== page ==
IMC 2013: Sessions

Session 310: Visions of Community, III: Time and History in the Construction of Authority

Monday 1 July 2013, 16.30-18.00

Sponsor:Sonderforschungsbereich 42 'Visions of Community: Comparative Approaches to Ethnicity, Region & Empire in Christianity, Islam & Buddhism, 400-1600', Universität Wien / Österreichische Akademie der Wissenschaften, Wien
Organiser:Rutger Kramer, Institut für Mittelalterforschung, Österreichische Akademie der Wissenschaften, Wien
Moderator/Chair:Helmut Reimitz, Department of History, Princeton University
Paper 310-aThe Best Prophets of the Future: Bishops and Kings in Late Antiquity
(Language: English)
Veronika Wieser, Institut für Mittelalterforschung, Österreichische Akademie der Wissenschaften, Wien
Index terms: Biblical Studies, Historiography - Medieval, Learning (The Classical Inheritance), Religious Life
Paper 310-bFrom dux Francorum to custos anserum: Managing Perceptions in Carolingian Historiography - The Case of Carloman's Conversion, 747
(Language: English)
Erik Goosmann, Instituut Geschiedenis, Universiteit Utrecht
Index terms: Historiography - Medieval, Mentalities, Political Thought
Paper 310-c(Re)Sources of Authority in Frechulf of Lisieux's Histories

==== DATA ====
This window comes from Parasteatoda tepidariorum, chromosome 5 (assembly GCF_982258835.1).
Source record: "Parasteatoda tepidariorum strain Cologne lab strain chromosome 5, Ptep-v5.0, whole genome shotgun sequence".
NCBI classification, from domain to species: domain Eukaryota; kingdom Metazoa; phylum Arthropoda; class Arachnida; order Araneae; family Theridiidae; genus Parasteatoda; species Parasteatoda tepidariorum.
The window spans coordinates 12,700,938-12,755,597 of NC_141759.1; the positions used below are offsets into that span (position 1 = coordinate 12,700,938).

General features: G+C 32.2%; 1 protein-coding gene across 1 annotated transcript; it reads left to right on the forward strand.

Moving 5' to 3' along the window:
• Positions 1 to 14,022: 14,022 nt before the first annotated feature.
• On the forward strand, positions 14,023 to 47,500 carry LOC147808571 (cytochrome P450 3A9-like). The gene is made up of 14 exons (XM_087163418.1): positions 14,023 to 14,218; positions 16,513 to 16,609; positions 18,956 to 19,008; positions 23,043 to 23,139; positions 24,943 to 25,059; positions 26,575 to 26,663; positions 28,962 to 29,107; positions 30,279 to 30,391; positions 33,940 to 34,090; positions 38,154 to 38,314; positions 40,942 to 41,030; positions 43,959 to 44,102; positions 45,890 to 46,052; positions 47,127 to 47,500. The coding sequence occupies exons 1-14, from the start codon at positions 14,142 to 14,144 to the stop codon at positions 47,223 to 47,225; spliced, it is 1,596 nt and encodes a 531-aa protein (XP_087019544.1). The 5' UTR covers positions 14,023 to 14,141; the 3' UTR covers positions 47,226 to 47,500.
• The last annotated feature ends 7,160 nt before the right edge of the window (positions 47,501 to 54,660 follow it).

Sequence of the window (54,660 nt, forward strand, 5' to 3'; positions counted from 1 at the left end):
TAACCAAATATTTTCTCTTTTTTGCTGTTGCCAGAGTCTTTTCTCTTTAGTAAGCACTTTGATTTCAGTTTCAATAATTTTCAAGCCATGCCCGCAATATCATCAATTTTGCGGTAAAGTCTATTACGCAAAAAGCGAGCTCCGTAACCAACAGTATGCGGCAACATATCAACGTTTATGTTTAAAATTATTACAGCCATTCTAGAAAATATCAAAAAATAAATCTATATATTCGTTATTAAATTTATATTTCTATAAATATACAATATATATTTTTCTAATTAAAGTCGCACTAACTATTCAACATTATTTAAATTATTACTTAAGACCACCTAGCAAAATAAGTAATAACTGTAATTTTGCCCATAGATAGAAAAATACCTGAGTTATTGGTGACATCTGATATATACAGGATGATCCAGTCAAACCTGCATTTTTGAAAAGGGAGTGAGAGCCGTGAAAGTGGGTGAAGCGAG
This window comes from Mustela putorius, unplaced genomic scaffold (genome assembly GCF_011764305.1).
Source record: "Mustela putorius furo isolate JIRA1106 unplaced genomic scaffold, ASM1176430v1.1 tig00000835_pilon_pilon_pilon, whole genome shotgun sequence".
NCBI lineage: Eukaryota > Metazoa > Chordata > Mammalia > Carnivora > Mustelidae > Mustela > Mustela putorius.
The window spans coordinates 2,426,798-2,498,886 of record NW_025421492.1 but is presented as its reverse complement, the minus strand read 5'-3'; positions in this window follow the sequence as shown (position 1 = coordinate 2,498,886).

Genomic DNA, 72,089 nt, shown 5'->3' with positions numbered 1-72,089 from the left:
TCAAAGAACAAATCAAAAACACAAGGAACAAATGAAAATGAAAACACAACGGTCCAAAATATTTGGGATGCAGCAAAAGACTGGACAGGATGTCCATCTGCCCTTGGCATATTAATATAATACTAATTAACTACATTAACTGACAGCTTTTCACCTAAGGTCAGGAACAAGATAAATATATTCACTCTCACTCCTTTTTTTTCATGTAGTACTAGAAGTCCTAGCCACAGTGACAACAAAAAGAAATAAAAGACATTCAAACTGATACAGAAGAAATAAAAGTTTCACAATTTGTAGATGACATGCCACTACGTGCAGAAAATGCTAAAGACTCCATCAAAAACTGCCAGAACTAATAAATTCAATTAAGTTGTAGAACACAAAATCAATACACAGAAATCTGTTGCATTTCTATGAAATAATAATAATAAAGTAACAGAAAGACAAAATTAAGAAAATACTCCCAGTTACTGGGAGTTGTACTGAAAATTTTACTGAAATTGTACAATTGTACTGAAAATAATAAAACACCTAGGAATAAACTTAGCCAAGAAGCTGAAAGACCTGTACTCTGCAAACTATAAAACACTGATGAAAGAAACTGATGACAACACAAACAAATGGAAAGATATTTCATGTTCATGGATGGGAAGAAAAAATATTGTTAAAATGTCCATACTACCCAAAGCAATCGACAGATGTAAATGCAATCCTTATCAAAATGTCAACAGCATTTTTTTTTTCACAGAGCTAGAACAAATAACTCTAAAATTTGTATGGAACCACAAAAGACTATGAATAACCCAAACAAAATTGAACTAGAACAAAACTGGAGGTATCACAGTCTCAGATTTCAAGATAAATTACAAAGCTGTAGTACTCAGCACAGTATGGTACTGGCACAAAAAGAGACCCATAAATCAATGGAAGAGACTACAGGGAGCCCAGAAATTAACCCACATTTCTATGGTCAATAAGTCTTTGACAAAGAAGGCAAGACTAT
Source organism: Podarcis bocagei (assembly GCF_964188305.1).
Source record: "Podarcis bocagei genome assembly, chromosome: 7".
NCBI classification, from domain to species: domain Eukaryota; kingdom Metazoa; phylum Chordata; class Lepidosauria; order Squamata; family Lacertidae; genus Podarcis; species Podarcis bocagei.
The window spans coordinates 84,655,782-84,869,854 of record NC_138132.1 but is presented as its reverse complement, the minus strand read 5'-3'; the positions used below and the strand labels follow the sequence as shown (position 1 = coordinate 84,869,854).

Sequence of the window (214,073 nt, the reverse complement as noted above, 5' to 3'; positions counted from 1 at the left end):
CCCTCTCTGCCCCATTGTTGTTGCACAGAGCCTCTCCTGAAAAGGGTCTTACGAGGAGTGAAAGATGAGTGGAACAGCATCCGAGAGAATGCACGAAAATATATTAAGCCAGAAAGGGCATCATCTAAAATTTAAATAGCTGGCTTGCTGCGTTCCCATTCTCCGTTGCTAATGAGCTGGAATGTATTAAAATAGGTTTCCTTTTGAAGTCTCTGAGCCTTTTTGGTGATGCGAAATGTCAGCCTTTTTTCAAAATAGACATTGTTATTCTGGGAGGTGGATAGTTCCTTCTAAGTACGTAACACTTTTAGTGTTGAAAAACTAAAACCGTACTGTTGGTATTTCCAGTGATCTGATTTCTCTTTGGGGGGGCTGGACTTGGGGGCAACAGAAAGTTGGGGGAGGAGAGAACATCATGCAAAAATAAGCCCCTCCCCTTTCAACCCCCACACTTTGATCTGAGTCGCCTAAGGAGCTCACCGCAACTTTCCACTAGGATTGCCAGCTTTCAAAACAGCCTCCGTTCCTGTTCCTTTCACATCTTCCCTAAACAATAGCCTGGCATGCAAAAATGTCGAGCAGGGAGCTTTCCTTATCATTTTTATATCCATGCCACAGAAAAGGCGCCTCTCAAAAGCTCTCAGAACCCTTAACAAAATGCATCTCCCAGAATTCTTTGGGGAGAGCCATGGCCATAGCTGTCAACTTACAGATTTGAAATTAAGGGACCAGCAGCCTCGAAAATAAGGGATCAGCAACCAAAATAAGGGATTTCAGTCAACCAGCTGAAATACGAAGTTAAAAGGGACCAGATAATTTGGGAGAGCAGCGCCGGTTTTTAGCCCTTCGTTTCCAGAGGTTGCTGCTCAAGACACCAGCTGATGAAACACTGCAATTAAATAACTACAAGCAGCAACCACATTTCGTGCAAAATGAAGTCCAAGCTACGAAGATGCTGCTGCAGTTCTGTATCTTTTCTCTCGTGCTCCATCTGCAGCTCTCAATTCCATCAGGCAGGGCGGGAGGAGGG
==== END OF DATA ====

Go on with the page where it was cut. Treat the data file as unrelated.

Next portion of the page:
(Language: English)
Graeme Ward, Sidney Sussex College, University of Cambridge
Index terms: Historiography - Medieval, Learning (The Classical Inheritance), Mentalities, Political Thought
Abstract

This session revolves around the question to what extent time, history and authority interact in the historiographical output of late antiquity and the early middle ages. Were models of authority solely to be found in the (distant) past? Or does the progression of time factor into this equation as well? The status of certain historical actors could change as they became subject to perceptions that were both carefully managed and highly stylised by their authors. Starting in Late Antiquity, Veronika Wieser will show one curious aspect of this management, by showing how images of the future became ever more authoritative as their age increased. This observation is then taken up by Erik Goosmann, who will demonstrate how Carolingian historiographers applied models from an authoritative past to manage the perception of the more controversial members of the dynasty, such as Carloman. To wrap up the proceedings, Graeme Ward will then turn these questions around, by focusing on the relationship between textual authority and ideas of rulership as seen through the eyes of Frechulf of Lisieux, for whom ancient texts both were invested with special qualities and packed full of examples which aimed at shaping the morals of more contemporary actors.